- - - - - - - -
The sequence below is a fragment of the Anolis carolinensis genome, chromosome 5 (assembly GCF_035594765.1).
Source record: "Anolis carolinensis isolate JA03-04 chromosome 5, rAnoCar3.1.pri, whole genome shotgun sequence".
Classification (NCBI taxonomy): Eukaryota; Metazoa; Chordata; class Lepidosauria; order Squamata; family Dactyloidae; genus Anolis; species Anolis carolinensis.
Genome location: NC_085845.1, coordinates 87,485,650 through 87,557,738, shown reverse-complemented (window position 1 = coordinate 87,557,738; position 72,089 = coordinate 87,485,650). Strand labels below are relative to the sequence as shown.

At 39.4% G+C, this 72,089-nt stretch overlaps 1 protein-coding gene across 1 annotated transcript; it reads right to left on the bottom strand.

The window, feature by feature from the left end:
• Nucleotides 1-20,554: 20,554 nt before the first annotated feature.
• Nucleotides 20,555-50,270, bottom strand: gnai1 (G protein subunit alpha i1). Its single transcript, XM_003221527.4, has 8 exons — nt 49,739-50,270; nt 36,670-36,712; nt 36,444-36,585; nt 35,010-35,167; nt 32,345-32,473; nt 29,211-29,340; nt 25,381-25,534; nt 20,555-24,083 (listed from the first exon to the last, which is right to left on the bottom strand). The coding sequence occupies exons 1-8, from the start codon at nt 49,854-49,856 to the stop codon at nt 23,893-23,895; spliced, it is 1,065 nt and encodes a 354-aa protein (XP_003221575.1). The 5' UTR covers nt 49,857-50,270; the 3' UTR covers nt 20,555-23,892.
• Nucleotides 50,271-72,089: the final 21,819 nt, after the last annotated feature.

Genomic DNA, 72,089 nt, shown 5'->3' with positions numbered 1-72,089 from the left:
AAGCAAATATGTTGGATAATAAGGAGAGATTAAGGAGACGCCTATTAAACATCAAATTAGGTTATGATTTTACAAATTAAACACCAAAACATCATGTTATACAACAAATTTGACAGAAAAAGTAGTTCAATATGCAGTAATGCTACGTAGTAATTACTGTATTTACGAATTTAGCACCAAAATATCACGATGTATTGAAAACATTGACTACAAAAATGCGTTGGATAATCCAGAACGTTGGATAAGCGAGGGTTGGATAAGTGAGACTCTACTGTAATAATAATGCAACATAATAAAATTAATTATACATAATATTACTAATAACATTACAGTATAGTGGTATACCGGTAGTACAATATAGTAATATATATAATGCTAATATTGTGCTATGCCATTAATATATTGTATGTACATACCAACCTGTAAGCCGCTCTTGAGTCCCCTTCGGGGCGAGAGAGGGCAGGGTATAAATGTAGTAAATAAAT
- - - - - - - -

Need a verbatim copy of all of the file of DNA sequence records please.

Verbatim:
The sequence below is a fragment of the Anolis carolinensis genome, chromosome 5 (assembly GCF_035594765.1).
Source record: "Anolis carolinensis isolate JA03-04 chromosome 5, rAnoCar3.1.pri, whole genome shotgun sequence".
Classification (NCBI taxonomy): Eukaryota; Metazoa; Chordata; class Lepidosauria; order Squamata; family Dactyloidae; genus Anolis; species Anolis carolinensis.
Genome location: NC_085845.1, coordinates 87,485,650 through 87,557,738, shown reverse-complemented (window position 1 = coordinate 87,557,738; position 72,089 = coordinate 87,485,650). Strand labels below are relative to the sequence as shown.

At 39.4% G+C, this 72,089-nt stretch overlaps 1 protein-coding gene across 1 annotated transcript; it reads right to left on the bottom strand.

The window, feature by feature from the left end:
• Nucleotides 1-20,554: 20,554 nt before the first annotated feature.
• Nucleotides 20,555-50,270, bottom strand: gnai1 (G protein subunit alpha i1). Its single transcript, XM_003221527.4, has 8 exons — nt 49,739-50,270; nt 36,670-36,712; nt 36,444-36,585; nt 35,010-35,167; nt 32,345-32,473; nt 29,211-29,340; nt 25,381-25,534; nt 20,555-24,083 (listed from the first exon to the last, which is right to left on the bottom strand). The coding sequence occupies exons 1-8, from the start codon at nt 49,854-49,856 to the stop codon at nt 23,893-23,895; spliced, it is 1,065 nt and encodes a 354-aa protein (XP_003221575.1). The 5' UTR covers nt 49,857-50,270; the 3' UTR covers nt 20,555-23,892.
• Nucleotides 50,271-72,089: the final 21,819 nt, after the last annotated feature.

Genomic DNA, 72,089 nt, shown 5'->3' with positions numbered 1-72,089 from the left:
AAGCAAATATGTTGGATAATAAGGAGAGATTAAGGAGACGCCTATTAAACATCAAATTAGGTTATGATTTTACAAATTAAACACCAAAACATCATGTTATACAACAAATTTGACAGAAAAAGTAGTTCAATATGCAGTAATGCTACGTAGTAATTACTGTATTTACGAATTTAGCACCAAAATATCACGATGTATTGAAAACATTGACTACAAAAATGCGTTGGATAATCCAGAACGTTGGATAAGCGAGGGTTGGATAAGTGAGACTCTACTGTAATAATAATGCAACATAATAAAATTAATTATACATAATATTACTAATAACATTACAGTATAGTGGTATACCGGTAGTACAATATAGTAATATATATAATGCTAATATTGTGCTATGCCATTAATATATTGTATGTACATACCAACCTGTAAGCCGCTCTTGAGTCCCCTTCGGGGCGAGAGAGGGCAGGGTATAAATGTAGTAAATAAAT